"This is rather pleasant," remarked Mr. Yard. "There is little doubt, I think, of reaching land. There is only one thing that makes the shivers run over me."

"What is that?"

"The thought of sharks!"

"Ugh! Why did you spake of them?" asked Tim, with a strong expression of disgust. "I've been thinking of 'em ever since I've been in the water, but I didn't want to skeer the boys."

"They never once entered my head," said Howard.

"Nor mine either," added Elwood. "Are they in this part of the ocean?"

"You will find them in almost every part of the sea, I was going to say. They abound off the coast of California."

"But it is night, and they will not be apt to see!"

"This fire and the numbers of drowning people will draw hundreds of the finny inhabitants toward us. You know a fire at night is sure to attract fish."

"You seem determined to frighten us," said Howard, "but I shall continue to think that God who has so mercifully saved us intends to save us to the end."

"Perhaps so, too, but it does no harm to understand all the dangers to which we are subject."

"I believe with Howard," said Elwood. "I ain't afraid of sharks, but for all that, they are ugly creatures. They swim under you and the first thing you know clip goes one of your legs off, just the same as a pair of snuffers would clip off a piece of wick."

"They are the hyenas of the sea," said Howard, "although I believe some kinds are stupid and harmless. I think I have heard them called that by somebody, I don't remember who. They will snap up anything that is thrown to them."

"Wouldn't it make their eyes water to come this way then? Jis' to think of their saaing four pair of legs dancing over their hids, not to spake of the dog that could come in by way of dessart."

"O Tim! keep still, it is too dreadful!"

"Worrah! it wasn't meself that introduced the subject, but as yez have got started, I've no objection to continue the same."

"Let us try and talk about something more pleasant——"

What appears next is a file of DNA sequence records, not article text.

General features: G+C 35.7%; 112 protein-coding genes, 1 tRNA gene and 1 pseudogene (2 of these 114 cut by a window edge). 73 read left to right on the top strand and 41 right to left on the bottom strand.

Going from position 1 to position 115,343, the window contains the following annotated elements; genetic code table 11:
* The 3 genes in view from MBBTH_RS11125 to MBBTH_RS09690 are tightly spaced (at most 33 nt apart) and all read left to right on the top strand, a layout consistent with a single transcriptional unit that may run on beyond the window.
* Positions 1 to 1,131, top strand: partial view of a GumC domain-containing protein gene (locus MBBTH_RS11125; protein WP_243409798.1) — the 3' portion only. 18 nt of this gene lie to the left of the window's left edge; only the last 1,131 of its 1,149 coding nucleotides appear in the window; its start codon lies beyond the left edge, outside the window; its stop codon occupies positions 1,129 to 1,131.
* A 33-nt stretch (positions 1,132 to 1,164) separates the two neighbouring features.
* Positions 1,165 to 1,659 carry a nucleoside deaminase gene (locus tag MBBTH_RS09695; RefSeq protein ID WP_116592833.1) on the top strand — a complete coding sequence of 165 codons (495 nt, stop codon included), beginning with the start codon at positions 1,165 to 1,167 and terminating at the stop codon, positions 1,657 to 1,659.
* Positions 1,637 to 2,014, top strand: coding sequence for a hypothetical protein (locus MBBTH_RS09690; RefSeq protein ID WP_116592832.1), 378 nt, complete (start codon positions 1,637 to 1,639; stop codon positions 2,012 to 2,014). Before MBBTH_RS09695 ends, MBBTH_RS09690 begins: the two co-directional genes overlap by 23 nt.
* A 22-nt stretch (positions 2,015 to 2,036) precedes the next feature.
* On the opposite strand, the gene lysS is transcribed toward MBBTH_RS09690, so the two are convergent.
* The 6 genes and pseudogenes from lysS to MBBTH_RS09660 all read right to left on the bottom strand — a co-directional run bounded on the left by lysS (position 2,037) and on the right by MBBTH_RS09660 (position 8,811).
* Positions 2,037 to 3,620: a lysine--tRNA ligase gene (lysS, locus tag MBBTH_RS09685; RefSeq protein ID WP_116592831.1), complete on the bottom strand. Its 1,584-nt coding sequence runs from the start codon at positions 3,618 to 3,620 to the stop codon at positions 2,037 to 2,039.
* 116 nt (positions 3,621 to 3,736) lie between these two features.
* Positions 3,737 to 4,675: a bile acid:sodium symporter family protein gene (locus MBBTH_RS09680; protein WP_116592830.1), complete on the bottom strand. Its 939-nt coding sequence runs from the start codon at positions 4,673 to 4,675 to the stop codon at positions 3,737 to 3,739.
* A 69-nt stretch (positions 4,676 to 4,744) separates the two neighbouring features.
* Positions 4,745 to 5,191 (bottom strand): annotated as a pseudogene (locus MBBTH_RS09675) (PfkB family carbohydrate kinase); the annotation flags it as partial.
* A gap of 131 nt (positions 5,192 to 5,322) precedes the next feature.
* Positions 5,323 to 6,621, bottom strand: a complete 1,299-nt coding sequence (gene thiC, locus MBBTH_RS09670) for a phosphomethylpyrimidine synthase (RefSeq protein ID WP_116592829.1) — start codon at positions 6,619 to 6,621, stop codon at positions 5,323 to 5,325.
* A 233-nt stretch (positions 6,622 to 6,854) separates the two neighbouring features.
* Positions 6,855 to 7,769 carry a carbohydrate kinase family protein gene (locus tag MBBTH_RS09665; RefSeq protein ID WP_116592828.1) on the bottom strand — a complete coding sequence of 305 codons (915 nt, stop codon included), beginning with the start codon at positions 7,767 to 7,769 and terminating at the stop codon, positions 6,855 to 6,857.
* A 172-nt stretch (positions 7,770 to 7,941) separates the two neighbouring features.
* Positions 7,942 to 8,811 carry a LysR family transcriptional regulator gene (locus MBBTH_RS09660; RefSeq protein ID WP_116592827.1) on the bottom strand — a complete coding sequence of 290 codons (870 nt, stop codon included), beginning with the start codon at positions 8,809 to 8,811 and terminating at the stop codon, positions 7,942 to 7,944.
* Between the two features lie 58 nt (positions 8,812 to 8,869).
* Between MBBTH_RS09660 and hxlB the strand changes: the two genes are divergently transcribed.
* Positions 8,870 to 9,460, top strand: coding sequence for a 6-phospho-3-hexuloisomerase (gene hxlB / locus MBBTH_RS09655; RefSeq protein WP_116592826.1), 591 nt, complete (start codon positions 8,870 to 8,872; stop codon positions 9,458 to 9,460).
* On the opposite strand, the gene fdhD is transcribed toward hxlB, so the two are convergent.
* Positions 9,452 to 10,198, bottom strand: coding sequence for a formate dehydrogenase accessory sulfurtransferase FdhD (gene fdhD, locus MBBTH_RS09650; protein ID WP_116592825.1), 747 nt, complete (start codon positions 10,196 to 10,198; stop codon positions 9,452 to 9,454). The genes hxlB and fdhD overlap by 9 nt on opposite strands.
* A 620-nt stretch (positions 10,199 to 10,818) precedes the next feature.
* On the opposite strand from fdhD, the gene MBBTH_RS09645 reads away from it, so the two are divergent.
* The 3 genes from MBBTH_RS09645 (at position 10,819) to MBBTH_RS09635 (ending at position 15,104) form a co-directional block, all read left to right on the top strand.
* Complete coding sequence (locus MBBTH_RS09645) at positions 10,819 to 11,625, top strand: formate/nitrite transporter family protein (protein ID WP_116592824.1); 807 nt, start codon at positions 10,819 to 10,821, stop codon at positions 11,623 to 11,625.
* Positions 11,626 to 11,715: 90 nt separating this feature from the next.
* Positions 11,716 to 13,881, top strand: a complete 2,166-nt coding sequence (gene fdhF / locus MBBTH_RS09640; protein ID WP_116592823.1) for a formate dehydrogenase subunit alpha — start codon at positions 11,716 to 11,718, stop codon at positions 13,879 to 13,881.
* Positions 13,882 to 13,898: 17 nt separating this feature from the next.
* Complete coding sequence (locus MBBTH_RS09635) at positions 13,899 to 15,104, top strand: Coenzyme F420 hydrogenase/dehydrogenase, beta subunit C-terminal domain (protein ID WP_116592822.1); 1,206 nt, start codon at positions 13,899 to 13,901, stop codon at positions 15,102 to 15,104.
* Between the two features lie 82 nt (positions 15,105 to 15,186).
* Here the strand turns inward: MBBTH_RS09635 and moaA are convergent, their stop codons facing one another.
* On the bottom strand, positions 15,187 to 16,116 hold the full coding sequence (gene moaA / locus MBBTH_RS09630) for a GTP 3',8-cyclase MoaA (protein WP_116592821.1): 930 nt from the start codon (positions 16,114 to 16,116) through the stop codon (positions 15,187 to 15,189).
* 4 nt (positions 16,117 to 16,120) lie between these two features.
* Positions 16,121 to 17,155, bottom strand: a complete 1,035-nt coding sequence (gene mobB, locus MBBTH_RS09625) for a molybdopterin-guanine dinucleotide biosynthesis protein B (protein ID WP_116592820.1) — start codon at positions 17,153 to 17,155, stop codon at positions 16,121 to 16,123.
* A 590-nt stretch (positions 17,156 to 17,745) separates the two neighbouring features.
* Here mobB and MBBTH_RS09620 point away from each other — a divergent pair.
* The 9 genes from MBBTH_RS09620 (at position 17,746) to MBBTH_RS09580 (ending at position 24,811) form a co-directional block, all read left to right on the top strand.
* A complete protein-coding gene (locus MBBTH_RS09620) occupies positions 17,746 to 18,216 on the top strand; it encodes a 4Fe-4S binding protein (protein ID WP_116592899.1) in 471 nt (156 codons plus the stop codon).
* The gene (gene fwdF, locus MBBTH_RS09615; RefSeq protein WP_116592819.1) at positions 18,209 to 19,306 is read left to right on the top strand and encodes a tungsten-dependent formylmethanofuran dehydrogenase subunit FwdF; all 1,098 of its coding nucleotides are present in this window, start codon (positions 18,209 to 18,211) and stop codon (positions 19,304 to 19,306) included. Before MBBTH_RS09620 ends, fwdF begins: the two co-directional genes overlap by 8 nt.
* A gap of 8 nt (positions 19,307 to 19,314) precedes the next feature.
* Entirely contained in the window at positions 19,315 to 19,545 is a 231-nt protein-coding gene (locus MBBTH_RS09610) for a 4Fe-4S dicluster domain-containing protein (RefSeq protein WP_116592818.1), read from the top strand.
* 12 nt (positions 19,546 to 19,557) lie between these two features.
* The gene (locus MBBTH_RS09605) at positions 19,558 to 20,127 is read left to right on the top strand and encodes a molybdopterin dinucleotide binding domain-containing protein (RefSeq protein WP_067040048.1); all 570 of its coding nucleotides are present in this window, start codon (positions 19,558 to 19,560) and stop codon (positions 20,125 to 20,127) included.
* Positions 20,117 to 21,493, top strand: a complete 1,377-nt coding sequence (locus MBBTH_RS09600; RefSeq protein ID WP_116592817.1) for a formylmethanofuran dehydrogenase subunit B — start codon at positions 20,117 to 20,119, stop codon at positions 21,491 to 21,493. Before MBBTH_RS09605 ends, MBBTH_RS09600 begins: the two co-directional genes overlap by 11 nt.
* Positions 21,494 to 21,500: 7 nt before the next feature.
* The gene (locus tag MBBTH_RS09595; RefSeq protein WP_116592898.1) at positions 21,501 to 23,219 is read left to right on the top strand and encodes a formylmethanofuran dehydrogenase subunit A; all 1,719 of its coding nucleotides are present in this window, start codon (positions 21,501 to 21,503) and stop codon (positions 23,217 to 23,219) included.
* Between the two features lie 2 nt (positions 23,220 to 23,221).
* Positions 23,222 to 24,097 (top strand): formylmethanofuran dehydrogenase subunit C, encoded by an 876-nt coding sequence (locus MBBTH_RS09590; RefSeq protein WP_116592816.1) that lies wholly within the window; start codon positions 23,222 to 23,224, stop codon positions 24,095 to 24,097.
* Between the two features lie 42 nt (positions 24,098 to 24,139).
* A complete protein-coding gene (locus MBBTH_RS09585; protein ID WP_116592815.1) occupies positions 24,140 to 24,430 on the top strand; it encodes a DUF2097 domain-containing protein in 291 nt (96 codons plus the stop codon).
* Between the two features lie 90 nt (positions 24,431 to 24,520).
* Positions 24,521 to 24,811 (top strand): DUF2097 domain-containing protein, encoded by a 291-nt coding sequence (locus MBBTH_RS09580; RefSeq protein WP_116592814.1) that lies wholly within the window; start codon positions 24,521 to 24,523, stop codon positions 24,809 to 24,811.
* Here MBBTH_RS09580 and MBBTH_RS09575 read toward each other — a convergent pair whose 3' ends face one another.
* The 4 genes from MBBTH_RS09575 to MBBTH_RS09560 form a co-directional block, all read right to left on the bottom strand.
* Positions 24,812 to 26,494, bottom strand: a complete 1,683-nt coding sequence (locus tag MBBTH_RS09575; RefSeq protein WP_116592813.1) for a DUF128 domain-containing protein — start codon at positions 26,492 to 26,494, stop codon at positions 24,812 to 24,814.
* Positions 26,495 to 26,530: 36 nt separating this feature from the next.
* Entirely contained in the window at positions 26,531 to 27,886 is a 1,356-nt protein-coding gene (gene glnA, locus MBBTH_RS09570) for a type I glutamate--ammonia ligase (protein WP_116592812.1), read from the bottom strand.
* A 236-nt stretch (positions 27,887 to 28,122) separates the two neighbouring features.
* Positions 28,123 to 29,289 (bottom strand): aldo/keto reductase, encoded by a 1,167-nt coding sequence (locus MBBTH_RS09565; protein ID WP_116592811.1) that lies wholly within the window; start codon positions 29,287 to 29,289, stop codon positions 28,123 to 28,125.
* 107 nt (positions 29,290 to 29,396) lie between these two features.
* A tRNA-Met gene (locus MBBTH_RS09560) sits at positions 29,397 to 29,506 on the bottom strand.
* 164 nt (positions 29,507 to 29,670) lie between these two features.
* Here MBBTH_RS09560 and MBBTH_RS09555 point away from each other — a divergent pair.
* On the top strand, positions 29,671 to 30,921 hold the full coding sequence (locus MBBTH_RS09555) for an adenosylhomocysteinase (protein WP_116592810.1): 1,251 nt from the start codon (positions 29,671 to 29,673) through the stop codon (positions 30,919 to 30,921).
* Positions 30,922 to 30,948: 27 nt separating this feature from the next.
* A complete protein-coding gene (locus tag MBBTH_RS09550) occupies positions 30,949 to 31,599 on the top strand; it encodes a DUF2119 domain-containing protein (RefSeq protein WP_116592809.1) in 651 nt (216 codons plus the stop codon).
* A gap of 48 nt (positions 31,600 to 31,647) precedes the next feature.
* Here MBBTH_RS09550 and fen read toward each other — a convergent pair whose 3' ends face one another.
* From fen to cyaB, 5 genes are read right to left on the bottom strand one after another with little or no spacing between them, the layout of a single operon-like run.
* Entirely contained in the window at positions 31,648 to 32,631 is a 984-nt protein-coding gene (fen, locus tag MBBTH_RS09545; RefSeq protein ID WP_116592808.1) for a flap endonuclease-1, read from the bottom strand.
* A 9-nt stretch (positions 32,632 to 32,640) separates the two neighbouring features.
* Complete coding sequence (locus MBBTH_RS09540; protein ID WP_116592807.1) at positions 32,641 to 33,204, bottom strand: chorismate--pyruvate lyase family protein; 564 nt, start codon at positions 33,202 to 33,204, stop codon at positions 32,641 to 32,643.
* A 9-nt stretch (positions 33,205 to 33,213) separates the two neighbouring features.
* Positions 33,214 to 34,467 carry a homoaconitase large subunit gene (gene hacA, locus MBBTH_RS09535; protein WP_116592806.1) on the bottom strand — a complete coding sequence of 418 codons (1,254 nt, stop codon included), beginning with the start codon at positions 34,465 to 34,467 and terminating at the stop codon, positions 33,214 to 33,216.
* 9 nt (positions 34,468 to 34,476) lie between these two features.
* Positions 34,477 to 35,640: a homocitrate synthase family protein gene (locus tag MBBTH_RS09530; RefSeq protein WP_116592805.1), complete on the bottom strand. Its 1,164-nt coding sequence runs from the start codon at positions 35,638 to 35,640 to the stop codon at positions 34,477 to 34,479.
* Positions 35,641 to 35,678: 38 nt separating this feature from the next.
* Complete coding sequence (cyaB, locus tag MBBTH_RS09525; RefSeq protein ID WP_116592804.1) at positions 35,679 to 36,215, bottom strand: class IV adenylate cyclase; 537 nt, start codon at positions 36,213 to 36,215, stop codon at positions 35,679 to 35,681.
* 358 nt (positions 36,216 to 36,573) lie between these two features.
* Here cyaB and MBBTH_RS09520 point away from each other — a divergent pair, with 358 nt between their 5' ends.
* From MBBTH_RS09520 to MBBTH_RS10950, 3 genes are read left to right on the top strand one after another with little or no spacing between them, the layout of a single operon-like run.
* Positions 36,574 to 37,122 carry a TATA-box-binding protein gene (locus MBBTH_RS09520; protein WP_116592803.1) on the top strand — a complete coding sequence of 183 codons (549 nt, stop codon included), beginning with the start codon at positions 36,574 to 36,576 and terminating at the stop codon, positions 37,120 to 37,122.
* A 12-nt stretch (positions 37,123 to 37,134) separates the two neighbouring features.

"A shark! a shark!" suddenly screamed Elwood, springing half his length out of the water in his excitement.

"Where?" demanded Mr. Yard, while the others were speechless with terror.

"He has hold of my leg! O, save me, for he is pulling me under!"

There was danger for a moment that all would go to the bottom, but Mr. Yard displayed a remarkable coolness that saved them all.

"It is not a shark," said he, "or he would have had your leg off before this."

"What is it then? What can it be?"

"It is a drowning man that has caught your foot as he was going down. You must kick him off or he will drown you. Has he one foot or both?"

"My left ankle is grasped by something."

"That is good; if he had hold of both feet it would be bad for you. Use your free foot and force his grasp loose."

Elwood did so with such vigor that he soon had the inexpressible relief of announcing that the drag weight was loosed and his limbs were free again.

"That is terrible," said he, as they resumed their progress. "Just to think of being seized in that way by some poor fellow who, I don't suppose, really knew what he was doing."

"How came he there?" asked Howard.

"You see, we ain't far from where the steamer sunk, and there may be more near us. This man has gone down just as we were passing by him, and in his blind struggles has caught your ankle."

"If a drowning man will catch at a straw, wouldn't he be after catching at a leg?" inquired Tim.

"It seems natural that he should do so; but we are in the most dangerous place we could be. Let's keep a sharp lookout."

Our friends peered in every direction, as they rose and sunk on the long, heaving swell of the sea. They saw pieces of charred wood and fragments of the wreck, but caught sight of no human being until Mr. Yard pointed, to a dark mass some distance away.

"That is a raft covered with people," said he.

"They seem to be standing still."

"Yes, they merely want to keep afloat until morning, when no doubt they will be picked up and cared for. Keep quiet, for if we talk too loud some one may start for us."

"And work hard," whispered Tim, struggling harder than ever. "Aich of yees shove like a locomotive."

"Good advice," added Mr. Yard, in the same cautions undertone. "Let's get away as fast as possible."

Hour after hour the men toiled, following the moon, that appeared to recede from them as they advanced. They had passed safely the debris of the wrecked steamer, and were again talking loudly and rather cheerfully, when Tim O'Rooney interrupted them:

"Yonder is something flowting in the darkness."

"It is a boat full of people," said Mr. Yard. "I have noticed it for the last few minutes."

All turned their eyes toward the spot indicated, and agreed that Mr. Yard was correct in his supposition.

"I will hail it," he quietly added, and then called out: "Boat ahoy!"

"What do you want?" came back in a gruff voice.

"Can you take four drowning passengers on board?"

"Not much," was the unfeeling answer, "Paddle away and you'll reach California one of these days."

"How far are we from it?"

"Double the distance, divide by two, and you'll have it."

Nothing further was extracted from the men, but they could be heard laughing and talking boisterously with each other, and the odor of their pipes was plainly detected, so close were the parties.

"Thank heaven, we are not dependent upon them!" said Mr. Yard. "If we were, we should fare cruelly indeed."